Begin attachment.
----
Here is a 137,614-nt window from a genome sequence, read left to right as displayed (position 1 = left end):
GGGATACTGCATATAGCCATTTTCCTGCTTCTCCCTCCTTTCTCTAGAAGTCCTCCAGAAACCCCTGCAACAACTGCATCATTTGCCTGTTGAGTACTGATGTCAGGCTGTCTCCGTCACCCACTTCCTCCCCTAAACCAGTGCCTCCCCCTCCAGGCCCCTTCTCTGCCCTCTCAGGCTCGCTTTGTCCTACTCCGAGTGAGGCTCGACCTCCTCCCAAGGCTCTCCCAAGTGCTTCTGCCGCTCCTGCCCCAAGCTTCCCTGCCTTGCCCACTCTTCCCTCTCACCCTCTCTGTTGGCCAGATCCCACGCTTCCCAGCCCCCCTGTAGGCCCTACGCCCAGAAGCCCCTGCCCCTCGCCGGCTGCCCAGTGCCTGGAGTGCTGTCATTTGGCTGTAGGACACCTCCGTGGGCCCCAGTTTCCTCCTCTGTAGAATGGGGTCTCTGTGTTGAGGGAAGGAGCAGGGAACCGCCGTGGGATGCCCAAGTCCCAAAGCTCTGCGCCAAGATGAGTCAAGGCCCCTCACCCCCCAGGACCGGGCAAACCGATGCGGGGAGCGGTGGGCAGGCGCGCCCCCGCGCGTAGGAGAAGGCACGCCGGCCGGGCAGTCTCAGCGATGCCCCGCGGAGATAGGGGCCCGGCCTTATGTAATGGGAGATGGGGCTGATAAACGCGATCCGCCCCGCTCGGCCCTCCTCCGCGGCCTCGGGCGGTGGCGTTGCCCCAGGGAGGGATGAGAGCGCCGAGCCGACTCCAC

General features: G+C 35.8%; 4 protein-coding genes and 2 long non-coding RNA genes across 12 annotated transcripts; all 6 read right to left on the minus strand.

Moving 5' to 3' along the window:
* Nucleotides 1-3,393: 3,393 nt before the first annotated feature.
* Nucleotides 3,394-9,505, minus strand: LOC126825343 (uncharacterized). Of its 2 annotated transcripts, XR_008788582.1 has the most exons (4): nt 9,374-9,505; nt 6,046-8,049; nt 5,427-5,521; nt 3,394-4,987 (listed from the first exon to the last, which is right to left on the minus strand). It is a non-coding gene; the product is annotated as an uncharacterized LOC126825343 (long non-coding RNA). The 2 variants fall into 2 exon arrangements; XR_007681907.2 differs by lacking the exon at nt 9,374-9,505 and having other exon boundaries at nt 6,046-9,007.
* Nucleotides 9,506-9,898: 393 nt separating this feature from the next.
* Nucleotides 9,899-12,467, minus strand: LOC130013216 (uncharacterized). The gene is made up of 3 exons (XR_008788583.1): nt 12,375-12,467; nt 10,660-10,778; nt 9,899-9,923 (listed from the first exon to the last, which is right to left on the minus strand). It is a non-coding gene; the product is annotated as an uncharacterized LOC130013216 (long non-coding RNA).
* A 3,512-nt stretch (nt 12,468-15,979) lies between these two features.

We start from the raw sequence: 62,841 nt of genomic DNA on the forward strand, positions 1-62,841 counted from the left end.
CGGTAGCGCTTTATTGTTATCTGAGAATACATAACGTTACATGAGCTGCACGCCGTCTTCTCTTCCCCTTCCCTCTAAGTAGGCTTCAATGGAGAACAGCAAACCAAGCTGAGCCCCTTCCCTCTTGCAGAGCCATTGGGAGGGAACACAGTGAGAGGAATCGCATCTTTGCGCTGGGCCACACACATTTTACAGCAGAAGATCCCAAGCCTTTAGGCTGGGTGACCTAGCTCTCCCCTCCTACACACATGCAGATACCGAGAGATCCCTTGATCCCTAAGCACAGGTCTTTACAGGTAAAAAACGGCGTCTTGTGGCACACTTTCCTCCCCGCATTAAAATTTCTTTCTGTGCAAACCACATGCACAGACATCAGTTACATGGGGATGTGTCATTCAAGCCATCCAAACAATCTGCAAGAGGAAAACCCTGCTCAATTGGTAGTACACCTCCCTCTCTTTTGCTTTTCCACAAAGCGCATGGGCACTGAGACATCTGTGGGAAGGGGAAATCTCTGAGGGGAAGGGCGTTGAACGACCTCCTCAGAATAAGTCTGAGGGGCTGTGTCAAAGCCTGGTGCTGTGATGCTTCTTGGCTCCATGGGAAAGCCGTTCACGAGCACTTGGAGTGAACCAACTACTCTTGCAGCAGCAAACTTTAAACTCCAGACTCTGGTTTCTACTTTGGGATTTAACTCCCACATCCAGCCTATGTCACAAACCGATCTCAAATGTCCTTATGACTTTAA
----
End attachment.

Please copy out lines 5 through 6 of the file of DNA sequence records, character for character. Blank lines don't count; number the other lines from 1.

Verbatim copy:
* Nucleotides 1-3,393: 3,393 nt before the first annotated feature.
* Nucleotides 3,394-9,505, minus strand: LOC126825343 (uncharacterized). Of its 2 annotated transcripts, XR_008788582.1 has the most exons (4): nt 9,374-9,505; nt 6,046-8,049; nt 5,427-5,521; nt 3,394-4,987 (listed from the first exon to the last, which is right to left on the minus strand). It is a non-coding gene; the product is annotated as an uncharacterized LOC126825343 (long non-coding RNA). The 2 variants fall into 2 exon arrangements; XR_007681907.2 differs by lacking the exon at nt 9,374-9,505 and having other exon boundaries at nt 6,046-9,007.